–x
–-xml

The ldm --help subcommand command shows the long option names for the specified subcommand.

Resources

The following resources are supported:

core

CPU cores.

io

I/O devices, such as PCIe root complexes and their attached adapters and devices. Also direct I/O-assignable devices and PCIe SR-IOV virtual functions.

mem, memory

Default memory size in bytes. Or specify gigabytes (G), kilobytes (K), or megabytes (M). Virtualized memory of the server that can be allocated to guest domains.

vcc, vconscon

Virtual console concentrator service with a specific range of TCP ports to assign to each guest domain at the time it is created.

vcons, vconsole

Virtual console for accessing system-level messages. A connection is achieved by connecting to the vconscon service in the control domain at a specific port.

vcpu

Each virtual CPU represents one CPU thread of a server. See your platform documentation.

vdisk

Virtual disks are generic block devices backed by different types of physical devices, volumes, or files. A virtual disk is not synonymous with a SCSI disk and, therefore, excludes the target ID (tN) in the disk name. Virtual disks in a logical domain have the following format: cNdNsN, where cN is the virtual controller, dN is the virtual disk number, and sN is the slice.

vds, vdiskserver

Virtual disk server that allows you to export virtual disks to other logical domains.

vdsdev, vdiskserverdevice

Device exported by the virtual disk server. The device can be an entire disk, a slice on a disk, a file, or a disk volume.

vhba

Virtual SCSI host bus adapter (HBA) that supports the Sun Common SCSI Architecture (SCSA) interface.

vnet

Virtual network device that implements a virtual Ethernet device and communicates with other vnet devices in the system using the virtual network switch (vsw).

vsan

Virtual storage area network (SAN) service that exports a set of physical SCSI devices under a specified SCSI HBA initiator port.

vsw, vswitch

Virtual network switch that connects the virtual network devices to the external network and also switches packets between them.

Subcommand Usage

This section contains descriptions of every supported command-line interface (CLI) operation, that is, every subcommand and resource combination.

Add, Set, Remove, and Migrate Domains

Add Domains

The add-domain subcommand adds one or more logical domains by specifying one or more logical domain names or by using an XML configuration file. You can also specify property values to customize the domain, such as the MAC address, the host ID, a list of master domains, and a failure policy. If you do not specify these property values, the Logical Domains Manager automatically assigns default values.

Syntax:

ldm add-domain -i file

ldm add-domain [cpu-arch=generic|native|migration-class1|sparc64-class1] [hostid=num]
  [mac-addr=MAC-address] [failure-policy=ignore|panic|reset|stop] [extended-mapin-space=off]
  [boot-policy=enforce|none|warning] [master=master-ldom1,...,master-ldom4]
  [max-cores=[num|unlimited]] [uuid=uuid] [shutdown-group=num] [rc-add-policy=[iov]]
  [perf-counters=counter-set] [fj-software-limit-pagesize=page-size] domain-name

ldm add-domain domain-name...

    where:

  • –i file specifies the XML configuration file to use in creating the logical domain.

  • cpu-arch=generic|native|migration-class1|sparc64-class1 specifies one of the following values:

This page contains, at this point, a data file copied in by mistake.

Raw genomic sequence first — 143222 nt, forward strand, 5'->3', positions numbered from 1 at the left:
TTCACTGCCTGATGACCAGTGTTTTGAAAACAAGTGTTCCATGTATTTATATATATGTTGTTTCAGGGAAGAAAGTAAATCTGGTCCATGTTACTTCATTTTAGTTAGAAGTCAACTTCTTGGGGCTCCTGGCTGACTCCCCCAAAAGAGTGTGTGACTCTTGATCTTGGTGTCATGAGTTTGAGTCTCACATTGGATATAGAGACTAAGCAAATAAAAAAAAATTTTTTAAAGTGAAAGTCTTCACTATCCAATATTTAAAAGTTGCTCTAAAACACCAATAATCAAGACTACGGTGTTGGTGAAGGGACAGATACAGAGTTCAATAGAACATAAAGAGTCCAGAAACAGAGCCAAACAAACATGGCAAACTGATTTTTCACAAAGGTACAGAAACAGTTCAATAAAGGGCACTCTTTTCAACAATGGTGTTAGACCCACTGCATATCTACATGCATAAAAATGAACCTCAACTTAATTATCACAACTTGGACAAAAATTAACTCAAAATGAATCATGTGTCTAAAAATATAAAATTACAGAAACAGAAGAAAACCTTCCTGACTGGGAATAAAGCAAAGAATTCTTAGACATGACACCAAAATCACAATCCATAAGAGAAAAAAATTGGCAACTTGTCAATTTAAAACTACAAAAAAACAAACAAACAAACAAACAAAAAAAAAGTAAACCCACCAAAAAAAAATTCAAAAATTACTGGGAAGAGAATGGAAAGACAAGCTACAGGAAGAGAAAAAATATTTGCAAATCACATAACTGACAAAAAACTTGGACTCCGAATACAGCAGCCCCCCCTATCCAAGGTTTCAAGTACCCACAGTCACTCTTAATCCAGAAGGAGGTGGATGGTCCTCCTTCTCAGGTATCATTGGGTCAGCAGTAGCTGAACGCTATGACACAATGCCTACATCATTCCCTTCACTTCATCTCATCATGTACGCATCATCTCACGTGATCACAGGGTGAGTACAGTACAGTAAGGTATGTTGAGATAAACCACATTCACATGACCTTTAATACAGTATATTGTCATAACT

• generic configures a guest domain for a CPU-type-independent migration.

    • native configures a guest domain to migrate only between platforms that have the same CPU type. native is the default value.

    • migration-class1 is a cross-CPU migration family for SPARC platforms starting with the SPARC T4, SPARC M5, and SPARC S7 series server. These platforms support hardware cryptography during and after these migrations so that there is a lower bound to the supported CPUs.

      Starting with the Oracle VM Server for SPARC 3.6 software, the migration-class1 definition no longer includes support for a 2-Gbyte page size because this page size is not available on SPARC M8 and SPARC T8 series servers.

      So, any migration that uses migration-class1 on a source machine that runs software prior to Oracle VM Server for SPARC 3.6 is blocked if the target machine is a SPARC M8 or SPARC T8 series server that runs at least the Oracle VM Server for SPARC 3.6 software. If the target machine is not a SPARC M8 or SPARC T8 series server, the migration succeeds and the domain continues to have access to 2-Gbyte pages until any subsequent reboot. As part of this post-migration reboot, the domain inherits the new migration-class1 definition and loses access to 2-Gbyte pages.

      This value is not compatible with Fujitsu M10 servers and Fujitsu SPARC M12 servers.

    • sparc64-class1 is a cross-CPU migration family for SPARC64 platforms. The sparc64-class1 value is based on SPARC64 instructions, so it has a greater number of instructions than the generic value. Therefore, the sparc64-class1 value does not have a performance impact compared to the generic value.

      This value is not compatible with Oracle SPARC T-series servers, Oracle SPARC M-series servers, or Oracle S-series servers.

  • boot-policy=enforce|none|warning specifies the verified boot policy. When the value is enforce, boot blocks and kernel modules are verified. Any incorrectly signed boot blocks and modules are not loaded and the guest domain might not be booted. However, when the value is none, no verification is performed and the guest domain boots. The default value is warning, which issues a warning message about any incorrectly signed boot blocks and kernel modules, but continues to load the modules and boot the guest domain.